All self proclaimed Salafis will emphasize this basic definition put above, however it does not mean that it is only Salafis that will talk about the need to stick to the first understanding of Islam, it is very common that you may hear in Egypt: “we are all Salafis” by someone who is not part of the movement or deeply engaged in Islamic activities, what you may call a “typical Egyptian.” Furthermore the Muslim Brotherhood has many members who have strong Salafi tendencies, if not outright self proclaimed Salafis, thus to even try to make a clear cut distinction is misleading. Khayrat al Shater is said to have Salafi tendencies; a reason why he is good in mediating between his organization and Salafis.

In the op-ed I mentioned earlier it was said that Salafis have different values to the west. Well so as the Muslim Brotherhood and Muslims in general, have different values to the west. Does it mean they do not espouse values like: freedom, justice and equality? No. They do support such values and there are overarching generalities that both support and obviously there are many differences as well.

Salafis generally have bad media coverage, this is not to say that the movement does not have any bad apples, however they are just like any other movement or social strata. During the revolution, it was widely reported that they were protecting Churches in Sinai and elsewhere from vandalism and theft, risking their lives while doing so. It was reported in Egyptian media but maybe most of the western media has no interest in reporting it.

It is not sufficient to explain the movement in a small op-ed, however next time you read one on Salafis, read it with a grain of salt.

[1] Meijer, Roel ed. Global Salafism: Islam’s New Religious Movement. New York: Columbia University Press, 2009.

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  • Brian Wright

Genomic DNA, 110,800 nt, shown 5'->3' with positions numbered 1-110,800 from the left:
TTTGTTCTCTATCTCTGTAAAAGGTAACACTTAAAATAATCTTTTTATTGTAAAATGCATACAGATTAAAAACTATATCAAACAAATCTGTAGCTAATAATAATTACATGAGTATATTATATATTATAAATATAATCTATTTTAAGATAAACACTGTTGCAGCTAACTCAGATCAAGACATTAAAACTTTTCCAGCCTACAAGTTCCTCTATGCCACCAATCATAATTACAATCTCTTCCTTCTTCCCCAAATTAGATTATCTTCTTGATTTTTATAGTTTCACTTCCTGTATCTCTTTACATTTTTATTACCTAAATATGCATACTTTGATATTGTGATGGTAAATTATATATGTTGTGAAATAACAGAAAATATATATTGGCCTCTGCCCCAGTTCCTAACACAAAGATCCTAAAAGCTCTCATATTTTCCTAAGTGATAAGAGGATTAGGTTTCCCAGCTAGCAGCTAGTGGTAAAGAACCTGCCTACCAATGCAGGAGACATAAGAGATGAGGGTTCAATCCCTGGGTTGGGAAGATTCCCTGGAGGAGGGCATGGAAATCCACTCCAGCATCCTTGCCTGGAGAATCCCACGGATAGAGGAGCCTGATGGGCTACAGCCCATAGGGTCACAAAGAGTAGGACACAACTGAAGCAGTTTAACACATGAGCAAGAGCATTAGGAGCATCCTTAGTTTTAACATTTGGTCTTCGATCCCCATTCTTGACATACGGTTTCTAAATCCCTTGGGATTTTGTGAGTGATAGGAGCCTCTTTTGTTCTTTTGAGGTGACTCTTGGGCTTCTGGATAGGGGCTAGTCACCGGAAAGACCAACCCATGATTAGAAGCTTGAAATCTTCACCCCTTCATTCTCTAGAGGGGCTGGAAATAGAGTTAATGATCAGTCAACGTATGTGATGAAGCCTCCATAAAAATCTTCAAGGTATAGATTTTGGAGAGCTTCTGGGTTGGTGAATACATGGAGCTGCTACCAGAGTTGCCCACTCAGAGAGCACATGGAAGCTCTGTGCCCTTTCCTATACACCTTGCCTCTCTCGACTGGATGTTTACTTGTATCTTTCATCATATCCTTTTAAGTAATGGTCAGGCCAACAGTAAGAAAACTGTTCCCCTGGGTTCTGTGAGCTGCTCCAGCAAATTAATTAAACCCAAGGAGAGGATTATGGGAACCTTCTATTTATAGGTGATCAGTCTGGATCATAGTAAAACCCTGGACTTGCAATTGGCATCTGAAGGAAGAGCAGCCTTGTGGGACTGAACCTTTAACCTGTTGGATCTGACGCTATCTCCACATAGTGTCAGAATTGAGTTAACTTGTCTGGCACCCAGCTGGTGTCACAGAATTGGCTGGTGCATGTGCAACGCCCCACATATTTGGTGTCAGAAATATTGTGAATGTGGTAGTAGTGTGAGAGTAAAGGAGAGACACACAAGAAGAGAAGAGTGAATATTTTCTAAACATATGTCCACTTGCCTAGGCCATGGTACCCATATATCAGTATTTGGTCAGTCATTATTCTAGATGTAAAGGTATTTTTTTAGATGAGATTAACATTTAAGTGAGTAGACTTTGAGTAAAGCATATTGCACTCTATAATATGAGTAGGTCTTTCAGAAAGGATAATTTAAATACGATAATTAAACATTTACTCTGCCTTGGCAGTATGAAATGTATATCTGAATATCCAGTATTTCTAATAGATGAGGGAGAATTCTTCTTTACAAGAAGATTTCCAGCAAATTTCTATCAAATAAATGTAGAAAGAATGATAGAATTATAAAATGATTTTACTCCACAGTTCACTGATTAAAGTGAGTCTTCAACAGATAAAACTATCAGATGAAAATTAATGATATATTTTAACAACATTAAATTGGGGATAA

I must disagree with some of the statements mentioned in the above editorial. Mainly, the Salafi movement was not as “oppressed” as its members like to claim. Yes, there are instances such as Sayed Bilal that have shown the state’s general fear of Islamists, however the Da’wa Salafiya of Alexandria (the largest and most organized movement that currently represents Salafis) has held its activities openly since the late 1970s and many of today’s preachers (Al Huwainy, Abdel Maqsoud, Sa’id Abdel Adhim, Yasser Burhami and others) have long speaking careers that span the Sadat and Mubarak regimes and criss-cross the country. Check out this public debate with Al Azhar from 1983 attended by the Governor of Alexandria.


    Oppressed by the Mubarak regime? This was only two years after Sadat’s assassination when state security was supposed to be cracking down on Islamists! I know that the lack of academic work available leaves much to be desired and that most of what is available is based either on conjecture by foreigners who do not understand the situation or from Salafi sources themselves, many of whom are more than aware of their situation and likewise push their own version of the story just like any other political movement.

  • Milad

    Thou shalt fear Salafis. Fear is their religion.